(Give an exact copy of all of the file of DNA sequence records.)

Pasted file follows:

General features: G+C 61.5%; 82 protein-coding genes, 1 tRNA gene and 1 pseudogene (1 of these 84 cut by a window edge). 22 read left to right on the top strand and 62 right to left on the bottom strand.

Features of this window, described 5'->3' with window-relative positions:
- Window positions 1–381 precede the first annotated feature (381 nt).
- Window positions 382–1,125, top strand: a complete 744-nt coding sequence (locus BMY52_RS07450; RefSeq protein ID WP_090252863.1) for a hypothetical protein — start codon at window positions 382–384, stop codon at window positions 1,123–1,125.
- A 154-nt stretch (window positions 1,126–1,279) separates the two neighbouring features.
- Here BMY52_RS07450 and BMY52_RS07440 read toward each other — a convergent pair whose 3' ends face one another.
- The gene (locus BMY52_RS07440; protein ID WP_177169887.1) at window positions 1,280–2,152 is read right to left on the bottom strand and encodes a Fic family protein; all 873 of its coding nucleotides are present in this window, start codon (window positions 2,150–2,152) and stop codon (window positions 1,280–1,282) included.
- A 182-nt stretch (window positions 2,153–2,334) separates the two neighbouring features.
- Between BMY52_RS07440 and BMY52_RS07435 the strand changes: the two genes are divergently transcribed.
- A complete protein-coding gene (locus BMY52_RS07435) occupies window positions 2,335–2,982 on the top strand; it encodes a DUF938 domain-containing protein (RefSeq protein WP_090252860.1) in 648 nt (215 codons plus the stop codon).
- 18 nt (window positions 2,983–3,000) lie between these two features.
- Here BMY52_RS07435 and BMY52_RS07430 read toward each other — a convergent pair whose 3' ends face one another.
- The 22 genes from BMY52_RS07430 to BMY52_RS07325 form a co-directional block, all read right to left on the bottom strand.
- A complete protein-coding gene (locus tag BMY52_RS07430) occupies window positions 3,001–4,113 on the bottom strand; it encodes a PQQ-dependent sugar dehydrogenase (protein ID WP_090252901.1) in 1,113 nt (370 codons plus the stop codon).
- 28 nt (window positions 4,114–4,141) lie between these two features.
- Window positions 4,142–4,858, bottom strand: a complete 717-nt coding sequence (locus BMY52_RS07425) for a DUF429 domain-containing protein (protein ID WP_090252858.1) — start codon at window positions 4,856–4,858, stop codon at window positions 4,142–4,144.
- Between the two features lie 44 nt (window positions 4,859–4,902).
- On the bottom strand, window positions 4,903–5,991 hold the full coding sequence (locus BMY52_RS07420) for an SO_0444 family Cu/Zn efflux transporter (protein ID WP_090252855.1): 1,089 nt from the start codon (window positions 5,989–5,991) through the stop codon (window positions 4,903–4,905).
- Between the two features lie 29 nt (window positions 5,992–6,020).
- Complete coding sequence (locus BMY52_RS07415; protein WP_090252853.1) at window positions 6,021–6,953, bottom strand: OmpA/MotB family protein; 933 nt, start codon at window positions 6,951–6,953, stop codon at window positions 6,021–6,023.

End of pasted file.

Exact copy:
General features: G+C 61.5%; 82 protein-coding genes, 1 tRNA gene and 1 pseudogene (1 of these 84 cut by a window edge). 22 read left to right on the top strand and 62 right to left on the bottom strand.

Features of this window, described 5'->3' with window-relative positions:
- Window positions 1–381 precede the first annotated feature (381 nt).
- Window positions 382–1,125, top strand: a complete 744-nt coding sequence (locus BMY52_RS07450; RefSeq protein ID WP_090252863.1) for a hypothetical protein — start codon at window positions 382–384, stop codon at window positions 1,123–1,125.
- A 154-nt stretch (window positions 1,126–1,279) separates the two neighbouring features.
- Here BMY52_RS07450 and BMY52_RS07440 read toward each other — a convergent pair whose 3' ends face one another.
- The gene (locus BMY52_RS07440; protein ID WP_177169887.1) at window positions 1,280–2,152 is read right to left on the bottom strand and encodes a Fic family protein; all 873 of its coding nucleotides are present in this window, start codon (window positions 2,150–2,152) and stop codon (window positions 1,280–1,282) included.
- A 182-nt stretch (window positions 2,153–2,334) separates the two neighbouring features.
- Between BMY52_RS07440 and BMY52_RS07435 the strand changes: the two genes are divergently transcribed.
- A complete protein-coding gene (locus BMY52_RS07435) occupies window positions 2,335–2,982 on the top strand; it encodes a DUF938 domain-containing protein (RefSeq protein WP_090252860.1) in 648 nt (215 codons plus the stop codon).
- 18 nt (window positions 2,983–3,000) lie between these two features.
- Here BMY52_RS07435 and BMY52_RS07430 read toward each other — a convergent pair whose 3' ends face one another.
- The 22 genes from BMY52_RS07430 to BMY52_RS07325 form a co-directional block, all read right to left on the bottom strand.
- A complete protein-coding gene (locus tag BMY52_RS07430) occupies window positions 3,001–4,113 on the bottom strand; it encodes a PQQ-dependent sugar dehydrogenase (protein ID WP_090252901.1) in 1,113 nt (370 codons plus the stop codon).
- 28 nt (window positions 4,114–4,141) lie between these two features.
- Window positions 4,142–4,858, bottom strand: a complete 717-nt coding sequence (locus BMY52_RS07425) for a DUF429 domain-containing protein (protein ID WP_090252858.1) — start codon at window positions 4,856–4,858, stop codon at window positions 4,142–4,144.
- Between the two features lie 44 nt (window positions 4,859–4,902).
- On the bottom strand, window positions 4,903–5,991 hold the full coding sequence (locus BMY52_RS07420) for an SO_0444 family Cu/Zn efflux transporter (protein ID WP_090252855.1): 1,089 nt from the start codon (window positions 5,989–5,991) through the stop codon (window positions 4,903–4,905).
- Between the two features lie 29 nt (window positions 5,992–6,020).
- Complete coding sequence (locus BMY52_RS07415; protein WP_090252853.1) at window positions 6,021–6,953, bottom strand: OmpA/MotB family protein; 933 nt, start codon at window positions 6,951–6,953, stop codon at window positions 6,021–6,023.